The reentry equation

Over the last couple of years I have heard a lot of talk on the subject of reentry. I had great hopes when the second chance act was passed. I have great hopes when re-entry staff positions were created at the Department of Corrections and regional offices. However, I see no progress where the rubber meets the road when I watch ex-offenders get out of prison.
What I do see is over burdened support staff getting saddled with additional requirements but not given the assets or resources to properly accomplish the most critical functions. What I see are statistics and numbers manipulated to justify the positions being created. What I don’t see is changes in the end result. The end result is that ex-offenders are released back into the same community they came from totally unprepared with the most basic skills to engage competently in life.
However, on the flip side of the prison equation are the laws of the state and draconian penalties that will do nothing but grow the prison population. The single biggest reason I can think of for this situation is that the criminal justice community could not tolerate a major cut in jobs.
I see no changes in the process of mixing mentally ill with general population. A system that only ends up with the extended use of psychotropic drugs to the general population in part because of the chaos they generate in the dorms and work places. The extent of which can be seen in the purchases of psychotropic drugs far above that of the general population at large. A system that surely warms the heart of the pharmaceutical industries and their stock holders which are our retirement plans.
I see no changes in the dysfunctional school systems that fail to educate. We are not talking of thousands but millions of men and women in or have passed through the jails and prisons of the nations. Kids that no one dares speak about. Tell me of state social services that loose track of hundreds of kids a day. Kids that have been traumatized beyond belief. Tell me of kids that are on the streets at 9, 10, 11 and so on. Let me tell you of the kids who started a life long pattern of addictions and crime in the family medicine cabinet. Let me tell you of kids that started a life long pattern of addictions and crime because they were medicated to make it easier at home and in the schools of our nation. Let me tell me of the armed deputies and police patrolling the middle and high schools of the nation because parents and educators are not equal to the leadership tasks that are a part of their responsibilities. Let me tell you of drug dealers that got their basic education in the high schools of our nation selling drugs other kids stole from the family medicine chest. Let me tell you of kids that got their start in prostitution in the high schools of the nation in exchange for drugs other kids stole from the family medicine chest. All of which goes on under the eyes of the armed deputies that patrol the halls of the middle and high schools of our nation. All of which no one speaks about because no one wants to own the problem.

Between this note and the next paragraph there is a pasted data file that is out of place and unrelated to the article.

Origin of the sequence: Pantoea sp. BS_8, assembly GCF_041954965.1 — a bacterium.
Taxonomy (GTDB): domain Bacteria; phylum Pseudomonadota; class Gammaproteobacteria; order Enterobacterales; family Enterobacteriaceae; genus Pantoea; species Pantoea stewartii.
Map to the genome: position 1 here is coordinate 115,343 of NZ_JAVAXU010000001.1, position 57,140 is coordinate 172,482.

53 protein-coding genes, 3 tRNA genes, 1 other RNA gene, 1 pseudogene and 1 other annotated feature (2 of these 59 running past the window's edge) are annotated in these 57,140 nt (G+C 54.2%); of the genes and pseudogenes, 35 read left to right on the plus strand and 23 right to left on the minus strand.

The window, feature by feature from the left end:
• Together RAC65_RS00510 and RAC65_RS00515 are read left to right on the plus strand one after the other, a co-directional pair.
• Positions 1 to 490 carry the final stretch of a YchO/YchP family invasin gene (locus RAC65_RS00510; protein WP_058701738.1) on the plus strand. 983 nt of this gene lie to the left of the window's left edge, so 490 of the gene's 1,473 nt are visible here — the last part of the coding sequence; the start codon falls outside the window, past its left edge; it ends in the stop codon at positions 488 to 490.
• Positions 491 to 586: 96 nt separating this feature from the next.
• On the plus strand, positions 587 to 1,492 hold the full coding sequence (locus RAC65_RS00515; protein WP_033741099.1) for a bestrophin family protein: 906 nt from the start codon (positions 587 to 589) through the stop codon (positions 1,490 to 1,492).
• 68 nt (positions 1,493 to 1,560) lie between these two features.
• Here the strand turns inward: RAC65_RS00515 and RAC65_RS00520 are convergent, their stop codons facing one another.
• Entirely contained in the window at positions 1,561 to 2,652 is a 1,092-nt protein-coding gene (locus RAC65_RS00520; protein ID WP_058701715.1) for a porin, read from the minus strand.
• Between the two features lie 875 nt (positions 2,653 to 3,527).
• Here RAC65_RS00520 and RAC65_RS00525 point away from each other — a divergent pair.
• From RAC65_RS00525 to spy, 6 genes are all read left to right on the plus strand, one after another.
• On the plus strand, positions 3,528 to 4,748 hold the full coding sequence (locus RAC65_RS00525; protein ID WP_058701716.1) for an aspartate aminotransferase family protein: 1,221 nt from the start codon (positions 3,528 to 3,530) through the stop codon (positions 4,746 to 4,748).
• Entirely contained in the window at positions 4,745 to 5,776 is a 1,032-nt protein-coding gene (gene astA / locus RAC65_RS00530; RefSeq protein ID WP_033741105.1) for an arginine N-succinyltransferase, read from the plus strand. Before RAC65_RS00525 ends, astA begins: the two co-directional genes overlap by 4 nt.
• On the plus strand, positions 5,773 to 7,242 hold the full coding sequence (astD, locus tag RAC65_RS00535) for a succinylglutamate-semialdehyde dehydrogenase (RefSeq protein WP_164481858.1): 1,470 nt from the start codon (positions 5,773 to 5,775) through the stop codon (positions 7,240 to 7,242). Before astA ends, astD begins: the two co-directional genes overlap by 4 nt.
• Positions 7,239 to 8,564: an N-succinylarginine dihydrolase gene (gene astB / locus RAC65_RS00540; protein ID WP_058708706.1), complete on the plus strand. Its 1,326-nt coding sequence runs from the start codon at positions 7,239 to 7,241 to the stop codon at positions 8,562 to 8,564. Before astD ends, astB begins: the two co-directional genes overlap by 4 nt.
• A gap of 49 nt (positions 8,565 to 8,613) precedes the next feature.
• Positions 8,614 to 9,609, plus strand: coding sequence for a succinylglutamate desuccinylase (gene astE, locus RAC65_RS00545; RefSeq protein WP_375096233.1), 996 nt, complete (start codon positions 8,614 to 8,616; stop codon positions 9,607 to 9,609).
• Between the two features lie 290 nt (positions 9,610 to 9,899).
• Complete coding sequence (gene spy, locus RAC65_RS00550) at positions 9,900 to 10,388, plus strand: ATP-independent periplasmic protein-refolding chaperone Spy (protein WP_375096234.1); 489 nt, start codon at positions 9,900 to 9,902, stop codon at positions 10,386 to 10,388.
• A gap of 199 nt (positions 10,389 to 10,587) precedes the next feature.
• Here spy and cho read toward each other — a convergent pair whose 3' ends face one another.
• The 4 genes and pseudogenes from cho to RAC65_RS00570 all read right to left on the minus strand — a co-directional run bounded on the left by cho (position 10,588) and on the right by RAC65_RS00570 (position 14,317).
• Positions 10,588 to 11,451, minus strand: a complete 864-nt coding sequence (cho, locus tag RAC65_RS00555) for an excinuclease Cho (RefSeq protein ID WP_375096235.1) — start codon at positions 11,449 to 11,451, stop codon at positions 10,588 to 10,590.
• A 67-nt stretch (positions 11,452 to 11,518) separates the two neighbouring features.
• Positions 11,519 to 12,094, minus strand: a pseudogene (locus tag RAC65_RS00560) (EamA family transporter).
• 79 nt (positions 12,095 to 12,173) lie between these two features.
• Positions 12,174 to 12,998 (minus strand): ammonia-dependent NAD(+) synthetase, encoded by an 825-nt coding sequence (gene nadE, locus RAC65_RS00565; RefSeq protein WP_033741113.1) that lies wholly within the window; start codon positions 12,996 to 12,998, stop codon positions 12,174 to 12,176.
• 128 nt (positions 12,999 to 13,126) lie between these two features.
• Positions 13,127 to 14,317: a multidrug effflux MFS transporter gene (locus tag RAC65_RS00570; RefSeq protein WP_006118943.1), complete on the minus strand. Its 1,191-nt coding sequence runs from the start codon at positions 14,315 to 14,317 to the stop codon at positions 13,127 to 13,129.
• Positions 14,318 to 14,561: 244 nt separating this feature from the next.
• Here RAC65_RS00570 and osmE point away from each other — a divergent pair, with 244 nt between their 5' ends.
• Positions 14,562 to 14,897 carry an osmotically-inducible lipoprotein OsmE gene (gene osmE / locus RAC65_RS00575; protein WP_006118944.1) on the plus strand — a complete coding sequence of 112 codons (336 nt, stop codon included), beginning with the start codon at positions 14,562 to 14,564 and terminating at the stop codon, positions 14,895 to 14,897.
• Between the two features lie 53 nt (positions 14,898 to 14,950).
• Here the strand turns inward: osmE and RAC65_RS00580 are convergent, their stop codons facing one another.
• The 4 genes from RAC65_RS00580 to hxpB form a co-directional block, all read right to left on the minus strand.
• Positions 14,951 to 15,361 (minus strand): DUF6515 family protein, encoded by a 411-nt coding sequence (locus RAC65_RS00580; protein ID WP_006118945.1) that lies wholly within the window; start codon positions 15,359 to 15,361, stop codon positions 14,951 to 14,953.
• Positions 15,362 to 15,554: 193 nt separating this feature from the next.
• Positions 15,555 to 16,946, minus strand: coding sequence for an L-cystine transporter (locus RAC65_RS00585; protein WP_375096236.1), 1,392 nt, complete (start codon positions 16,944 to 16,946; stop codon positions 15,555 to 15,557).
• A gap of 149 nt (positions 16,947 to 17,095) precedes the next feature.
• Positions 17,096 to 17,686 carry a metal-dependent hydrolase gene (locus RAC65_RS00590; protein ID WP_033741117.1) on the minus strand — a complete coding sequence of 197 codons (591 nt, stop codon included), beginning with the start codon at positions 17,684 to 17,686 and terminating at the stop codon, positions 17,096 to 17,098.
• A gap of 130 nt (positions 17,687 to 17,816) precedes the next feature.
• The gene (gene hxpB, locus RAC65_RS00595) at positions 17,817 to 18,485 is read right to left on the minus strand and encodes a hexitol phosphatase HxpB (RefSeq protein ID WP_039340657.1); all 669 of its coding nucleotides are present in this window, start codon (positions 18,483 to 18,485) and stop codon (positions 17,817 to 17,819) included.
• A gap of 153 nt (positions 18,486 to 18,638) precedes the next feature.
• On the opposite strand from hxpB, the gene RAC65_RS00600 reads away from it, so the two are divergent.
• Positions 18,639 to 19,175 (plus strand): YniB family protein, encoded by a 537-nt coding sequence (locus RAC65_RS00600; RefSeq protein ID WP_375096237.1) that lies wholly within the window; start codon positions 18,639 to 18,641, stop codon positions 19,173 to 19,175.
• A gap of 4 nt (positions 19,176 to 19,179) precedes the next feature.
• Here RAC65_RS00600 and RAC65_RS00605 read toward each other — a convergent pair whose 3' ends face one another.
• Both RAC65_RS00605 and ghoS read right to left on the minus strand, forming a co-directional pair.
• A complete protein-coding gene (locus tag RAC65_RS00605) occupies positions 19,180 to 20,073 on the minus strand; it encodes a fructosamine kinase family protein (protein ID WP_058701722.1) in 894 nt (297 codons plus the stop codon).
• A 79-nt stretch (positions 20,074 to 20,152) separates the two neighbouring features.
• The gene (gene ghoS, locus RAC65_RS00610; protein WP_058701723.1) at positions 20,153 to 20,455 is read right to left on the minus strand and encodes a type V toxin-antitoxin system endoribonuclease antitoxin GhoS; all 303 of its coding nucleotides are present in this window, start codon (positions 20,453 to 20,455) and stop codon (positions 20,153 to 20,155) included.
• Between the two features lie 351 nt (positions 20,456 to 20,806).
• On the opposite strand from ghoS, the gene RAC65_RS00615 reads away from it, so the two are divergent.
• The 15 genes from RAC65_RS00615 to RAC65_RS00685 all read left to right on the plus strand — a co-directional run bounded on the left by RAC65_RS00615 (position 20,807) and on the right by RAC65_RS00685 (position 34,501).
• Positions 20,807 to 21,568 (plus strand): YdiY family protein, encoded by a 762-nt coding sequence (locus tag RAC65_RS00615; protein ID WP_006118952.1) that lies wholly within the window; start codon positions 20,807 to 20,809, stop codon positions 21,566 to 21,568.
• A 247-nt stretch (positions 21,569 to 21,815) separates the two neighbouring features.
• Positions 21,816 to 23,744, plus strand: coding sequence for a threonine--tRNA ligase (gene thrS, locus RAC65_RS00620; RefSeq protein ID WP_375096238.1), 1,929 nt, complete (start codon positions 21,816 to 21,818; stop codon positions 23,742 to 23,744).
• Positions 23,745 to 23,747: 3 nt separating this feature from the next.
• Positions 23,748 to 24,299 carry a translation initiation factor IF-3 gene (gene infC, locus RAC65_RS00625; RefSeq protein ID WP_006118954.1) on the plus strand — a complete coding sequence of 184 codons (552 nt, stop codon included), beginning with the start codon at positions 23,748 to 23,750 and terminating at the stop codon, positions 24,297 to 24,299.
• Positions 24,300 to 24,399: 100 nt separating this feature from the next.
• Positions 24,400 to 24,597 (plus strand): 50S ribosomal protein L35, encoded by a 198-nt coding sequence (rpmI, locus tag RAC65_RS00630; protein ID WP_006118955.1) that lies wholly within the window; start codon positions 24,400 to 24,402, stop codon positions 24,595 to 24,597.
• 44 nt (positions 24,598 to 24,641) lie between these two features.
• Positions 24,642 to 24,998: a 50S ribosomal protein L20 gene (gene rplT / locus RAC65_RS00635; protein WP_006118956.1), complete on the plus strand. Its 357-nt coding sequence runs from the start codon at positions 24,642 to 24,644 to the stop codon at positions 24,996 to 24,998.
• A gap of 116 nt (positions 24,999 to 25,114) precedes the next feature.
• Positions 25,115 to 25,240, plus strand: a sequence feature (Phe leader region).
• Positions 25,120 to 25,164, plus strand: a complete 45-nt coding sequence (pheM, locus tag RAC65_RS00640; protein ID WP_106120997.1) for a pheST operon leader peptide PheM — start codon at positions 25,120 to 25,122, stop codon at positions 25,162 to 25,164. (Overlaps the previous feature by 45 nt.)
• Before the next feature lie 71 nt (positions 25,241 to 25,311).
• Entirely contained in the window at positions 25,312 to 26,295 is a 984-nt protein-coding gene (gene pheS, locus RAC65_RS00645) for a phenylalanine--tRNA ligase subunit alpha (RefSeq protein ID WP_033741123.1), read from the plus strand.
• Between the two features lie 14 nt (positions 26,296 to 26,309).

The business community looks at those in the criminal justice community as a secure economic population that car loans and mortgages can be loaned. The close knit nature of the criminal justice community makes it a most powerful single issue voting block. If there is the slightest doubt then research the history and story line that surrounds the construction of Suwannee state prison. It was the business community that raised the $160,000 to purchase and donate land to the state for the prison. It was the political and bureaucratic offices that accelerated the codes and etc. Suwannee CI, a $105 million-plus project, will bring a total of about 600 jobs to the area.”We look forward to those jobs,” said Mayor Sonny Nobles. Not only will the prison become one of the largest employers in Suwannee County, it will also expand water and sewer service in that area.
This was an economic opportunity built on the backs of 3,000 men. To fill the prisons is one thing but to keep them full is quite another. In Florida there are 68 counties and at last count there were only 3 that did not have a major confinement facility. Now, think in terms of jobs focused on the pain and suffering that essentially comes out of the family medicine cabinet furthered by a dysfunctional education and social service bureaucracies. Reentry programs are functional because it is no one best interests to make them functional. Reentry programs are nothing more than feel-good exercise.
A trend I have seen emerging in Florida newspapers is the mentioning of what professional groups are supporting what candidates and my subjective guess is that the criminal justice community has moved from a non-entity 20 years ago to a player in the top five.
The tragedy in this entire equation is the babies that have yet to be born are sacrificed on the alter of the criminal justice community as a sacramental offering for job stability and economic security. Almost a throwback to slavery.

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